Ninety-seven percent of the musical "Passing Strange" at the Studio Theatre is fast, fun, colorful and imaginative. Even its introspective moments are lively. Only near the end does "Passing Strange" turn serious and even then, its seriousness is part of its mission.
The story of a Youth (Aaron Reeder) drifting through life in South Central Los Angeles, "Passing Strange" features book and lyrics by Stew, and music by Stew and Heidi Rodewald. There is a Narrator (the powerful Jahi A. Kearse) who sings and plays the guitar throughout, accompanied by a dynamic four-piece band, led by Christopher Youstra.
It becomes clear that the Narrator is outlining his life in telling the story of the meandering Youth, who finally finds direction when his mother (the incomparable Deidra LaWan Starnes) convinces him to accompany her to church, where he joins the choir.
If you go 'Passing Strange' Where: The Studio Theatre, 1501 14th St. NW When: 8:30 p.m. Wednesday to Saturday, 7:30 p.m. Sunday; through Aug. 8 Info: $38 to $43; 202-332-3300; studiotheatre.org
Much of this story is told through the presence of an extremely versatile 12-member ensemble. Although the coming-of-age story is not new, the episodic structure of this piece, the proficiency of the ensemble and the humor built into Stew's book give it fresh appeal. In the church there are a number of sensational call-and-response numbers and dance routines ("Baptist Fashion Show," "Church Blues Revelation" and "Music is the Freight Train in Which God Travels") choreographed by Helanius Wilkins. Sean Lynch is amusing as Mr. Franklin, as is Shaunte Tabb as Sherry, a "bad kid." Jessica Dukes is superb as Edwina, a teenage goddess.
But soon the appeal of L.A. life wanes, and the Youth determines to head off to Amsterdam, Netherlands, to see the "real world." Some sexy stewardesses/go-go girls (Tabb, Courtney Alexandria, Lulu Fall and Natalie Tucker) welcome the Youth, as do the offbeat people who want to integrate him into their society.
There's Renata, an abstract artist (Deborah Lubega), Christophe, a "philosophy professor and part-time sex worker" (Baye StraightForward Harrell) and Joop, a "body liberationist" (Juan Carlos Sanchez). It is Marianna, a neo-hippy (Dukes), who really wants to change the Youth's life. Singing the sultry "Keys," Marianna makes it clear that the Youth is welcome in her existence.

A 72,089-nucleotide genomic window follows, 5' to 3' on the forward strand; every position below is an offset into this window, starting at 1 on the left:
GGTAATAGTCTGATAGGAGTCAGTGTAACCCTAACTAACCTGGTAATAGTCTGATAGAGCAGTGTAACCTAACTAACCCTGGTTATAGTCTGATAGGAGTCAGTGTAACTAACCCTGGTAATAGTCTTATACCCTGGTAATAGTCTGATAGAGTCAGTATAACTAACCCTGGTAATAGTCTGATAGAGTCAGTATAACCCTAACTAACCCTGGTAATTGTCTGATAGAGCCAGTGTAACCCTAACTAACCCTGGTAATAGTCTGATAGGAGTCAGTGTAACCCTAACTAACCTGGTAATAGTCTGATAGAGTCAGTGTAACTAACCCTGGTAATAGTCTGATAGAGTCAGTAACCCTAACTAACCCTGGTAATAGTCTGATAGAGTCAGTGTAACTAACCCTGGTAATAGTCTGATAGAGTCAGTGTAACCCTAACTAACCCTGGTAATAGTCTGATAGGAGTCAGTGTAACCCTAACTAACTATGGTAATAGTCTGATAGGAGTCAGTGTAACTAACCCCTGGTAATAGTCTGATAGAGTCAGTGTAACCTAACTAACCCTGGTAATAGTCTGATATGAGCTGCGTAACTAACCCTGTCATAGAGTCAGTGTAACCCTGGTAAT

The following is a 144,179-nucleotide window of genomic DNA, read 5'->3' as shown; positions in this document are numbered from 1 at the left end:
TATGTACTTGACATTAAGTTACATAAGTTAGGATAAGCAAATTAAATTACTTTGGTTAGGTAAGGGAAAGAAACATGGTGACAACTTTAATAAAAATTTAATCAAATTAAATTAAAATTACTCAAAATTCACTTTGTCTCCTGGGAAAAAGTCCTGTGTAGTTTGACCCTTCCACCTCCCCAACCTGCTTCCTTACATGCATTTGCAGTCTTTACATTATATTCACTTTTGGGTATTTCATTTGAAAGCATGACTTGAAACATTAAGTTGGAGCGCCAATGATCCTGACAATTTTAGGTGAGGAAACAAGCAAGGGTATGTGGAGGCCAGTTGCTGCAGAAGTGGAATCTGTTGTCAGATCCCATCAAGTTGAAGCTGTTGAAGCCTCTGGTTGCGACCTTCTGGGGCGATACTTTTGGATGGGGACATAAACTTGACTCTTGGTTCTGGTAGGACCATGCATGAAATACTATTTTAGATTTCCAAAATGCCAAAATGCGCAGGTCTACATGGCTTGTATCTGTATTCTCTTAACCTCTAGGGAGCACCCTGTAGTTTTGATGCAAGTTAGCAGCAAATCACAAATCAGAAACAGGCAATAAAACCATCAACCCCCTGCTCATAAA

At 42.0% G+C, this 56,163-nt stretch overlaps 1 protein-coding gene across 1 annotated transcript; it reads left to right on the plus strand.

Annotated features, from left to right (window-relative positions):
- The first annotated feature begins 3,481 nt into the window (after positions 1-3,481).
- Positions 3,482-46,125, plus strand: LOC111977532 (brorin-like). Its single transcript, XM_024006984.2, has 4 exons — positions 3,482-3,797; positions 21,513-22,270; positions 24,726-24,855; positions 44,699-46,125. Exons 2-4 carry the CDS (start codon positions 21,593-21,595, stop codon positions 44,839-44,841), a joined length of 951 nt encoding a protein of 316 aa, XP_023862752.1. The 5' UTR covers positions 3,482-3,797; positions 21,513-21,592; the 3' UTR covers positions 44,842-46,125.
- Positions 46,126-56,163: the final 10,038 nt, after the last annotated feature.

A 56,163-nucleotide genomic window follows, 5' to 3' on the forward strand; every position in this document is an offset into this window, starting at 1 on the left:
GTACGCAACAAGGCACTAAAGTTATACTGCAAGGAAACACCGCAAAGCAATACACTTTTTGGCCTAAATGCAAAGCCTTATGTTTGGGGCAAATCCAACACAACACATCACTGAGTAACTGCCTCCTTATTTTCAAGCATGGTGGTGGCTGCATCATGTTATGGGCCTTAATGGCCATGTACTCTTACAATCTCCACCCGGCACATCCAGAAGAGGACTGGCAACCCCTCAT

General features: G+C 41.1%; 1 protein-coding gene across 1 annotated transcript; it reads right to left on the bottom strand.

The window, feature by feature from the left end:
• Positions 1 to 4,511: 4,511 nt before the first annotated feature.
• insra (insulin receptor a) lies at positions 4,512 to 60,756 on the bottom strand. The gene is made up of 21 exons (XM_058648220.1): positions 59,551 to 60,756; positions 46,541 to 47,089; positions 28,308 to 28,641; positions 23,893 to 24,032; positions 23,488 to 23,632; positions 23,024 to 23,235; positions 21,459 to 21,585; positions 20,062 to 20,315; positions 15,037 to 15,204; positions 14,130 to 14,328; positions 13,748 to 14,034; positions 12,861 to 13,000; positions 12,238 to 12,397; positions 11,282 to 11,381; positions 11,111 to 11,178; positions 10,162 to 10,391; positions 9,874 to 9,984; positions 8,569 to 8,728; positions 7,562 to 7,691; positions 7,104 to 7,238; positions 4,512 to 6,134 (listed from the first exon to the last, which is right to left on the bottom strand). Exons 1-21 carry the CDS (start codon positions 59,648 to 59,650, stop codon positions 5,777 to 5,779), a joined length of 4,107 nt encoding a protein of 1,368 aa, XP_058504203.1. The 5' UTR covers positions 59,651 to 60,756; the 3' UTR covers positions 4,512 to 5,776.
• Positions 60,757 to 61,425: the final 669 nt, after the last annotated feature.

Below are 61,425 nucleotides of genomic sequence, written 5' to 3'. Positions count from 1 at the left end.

But Amsterdam's sex and drugs don't fulfill the restless Youth, who soon takes off for Berlin, where he again meets unconventional characters: Hugo, a "bitter militant music critic and part-time bartender" (Eric Williams), Sudabey, a "postmodern pornographer and social critic" (Dukes), Mr. Venus "an avant-garde performance artist" (Lynch) and Desi, "founder of the Nowhaus" (Lubega).
With this whole new "family," the Youth learns that "ideas are dependable ... emotions are expendable" and from Desi he learns that "only love is real." But when Christmas rolls around and even avant-garde artists head home for family celebrations, the Youth is hurt and lonely and begins to think of home.
Set designer Giorgos Tsappas creates an effective backdrop of moveable panels that alter with each setting: in Los Angeles, projection designer Erik Trester makes palm trees visible through them; in Amsterdam, they become the basis for a huge red window.
Costume designer Kristopher Castle comes up with intriguing details for all three settings, particularly Berlin, where everything is black and leather except for Desi's hot-pink Mohican hairdo and long, hot-pink gloves.
Director Keith Alan Baker keeps the energy of "Passing Strange" cranked up to the max until the end, when the tone of the musical becomes gentle and moving. With its sophisticated book, its clever satire, its heart-felt music, the impressive performances of the Studio Theatre cast, and the contrast between the high-powered beginning and the affecting ending, "Passing Strange" is a novel delight.